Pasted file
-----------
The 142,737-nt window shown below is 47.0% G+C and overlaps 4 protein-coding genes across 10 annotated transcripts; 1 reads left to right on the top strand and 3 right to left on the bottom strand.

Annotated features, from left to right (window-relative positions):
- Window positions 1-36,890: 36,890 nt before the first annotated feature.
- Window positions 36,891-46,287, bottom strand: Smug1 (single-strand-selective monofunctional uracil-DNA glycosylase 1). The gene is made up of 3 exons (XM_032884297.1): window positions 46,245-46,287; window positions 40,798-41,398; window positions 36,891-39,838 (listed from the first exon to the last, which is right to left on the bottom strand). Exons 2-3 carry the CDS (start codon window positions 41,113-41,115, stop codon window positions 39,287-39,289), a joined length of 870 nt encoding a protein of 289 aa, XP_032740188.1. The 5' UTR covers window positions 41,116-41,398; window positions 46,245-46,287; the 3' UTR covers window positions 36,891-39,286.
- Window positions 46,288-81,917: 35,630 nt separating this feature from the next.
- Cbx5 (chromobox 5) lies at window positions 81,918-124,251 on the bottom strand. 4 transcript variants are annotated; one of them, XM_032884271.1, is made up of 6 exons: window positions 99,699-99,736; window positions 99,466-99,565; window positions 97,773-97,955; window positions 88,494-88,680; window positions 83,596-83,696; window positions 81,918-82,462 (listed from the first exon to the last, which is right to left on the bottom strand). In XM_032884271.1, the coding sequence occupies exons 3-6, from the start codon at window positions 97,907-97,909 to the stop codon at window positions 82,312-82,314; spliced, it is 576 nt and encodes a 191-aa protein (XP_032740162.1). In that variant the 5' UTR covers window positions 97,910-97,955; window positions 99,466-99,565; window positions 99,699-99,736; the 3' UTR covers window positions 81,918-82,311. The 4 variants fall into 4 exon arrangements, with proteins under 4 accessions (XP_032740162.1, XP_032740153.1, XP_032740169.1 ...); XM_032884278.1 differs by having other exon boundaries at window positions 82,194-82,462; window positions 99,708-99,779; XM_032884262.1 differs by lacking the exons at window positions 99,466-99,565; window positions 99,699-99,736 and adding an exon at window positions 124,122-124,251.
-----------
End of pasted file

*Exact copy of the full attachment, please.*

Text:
The 142,737-nt window shown below is 47.0% G+C and overlaps 4 protein-coding genes across 10 annotated transcripts; 1 reads left to right on the top strand and 3 right to left on the bottom strand.

Annotated features, from left to right (window-relative positions):
- Window positions 1-36,890: 36,890 nt before the first annotated feature.
- Window positions 36,891-46,287, bottom strand: Smug1 (single-strand-selective monofunctional uracil-DNA glycosylase 1). The gene is made up of 3 exons (XM_032884297.1): window positions 46,245-46,287; window positions 40,798-41,398; window positions 36,891-39,838 (listed from the first exon to the last, which is right to left on the bottom strand). Exons 2-3 carry the CDS (start codon window positions 41,113-41,115, stop codon window positions 39,287-39,289), a joined length of 870 nt encoding a protein of 289 aa, XP_032740188.1. The 5' UTR covers window positions 41,116-41,398; window positions 46,245-46,287; the 3' UTR covers window positions 36,891-39,286.
- Window positions 46,288-81,917: 35,630 nt separating this feature from the next.
- Cbx5 (chromobox 5) lies at window positions 81,918-124,251 on the bottom strand. 4 transcript variants are annotated; one of them, XM_032884271.1, is made up of 6 exons: window positions 99,699-99,736; window positions 99,466-99,565; window positions 97,773-97,955; window positions 88,494-88,680; window positions 83,596-83,696; window positions 81,918-82,462 (listed from the first exon to the last, which is right to left on the bottom strand). In XM_032884271.1, the coding sequence occupies exons 3-6, from the start codon at window positions 97,907-97,909 to the stop codon at window positions 82,312-82,314; spliced, it is 576 nt and encodes a 191-aa protein (XP_032740162.1). In that variant the 5' UTR covers window positions 97,910-97,955; window positions 99,466-99,565; window positions 99,699-99,736; the 3' UTR covers window positions 81,918-82,311. The 4 variants fall into 4 exon arrangements, with proteins under 4 accessions (XP_032740162.1, XP_032740153.1, XP_032740169.1 ...); XM_032884278.1 differs by having other exon boundaries at window positions 82,194-82,462; window positions 99,708-99,779; XM_032884262.1 differs by lacking the exons at window positions 99,466-99,565; window positions 99,699-99,736 and adding an exon at window positions 124,122-124,251.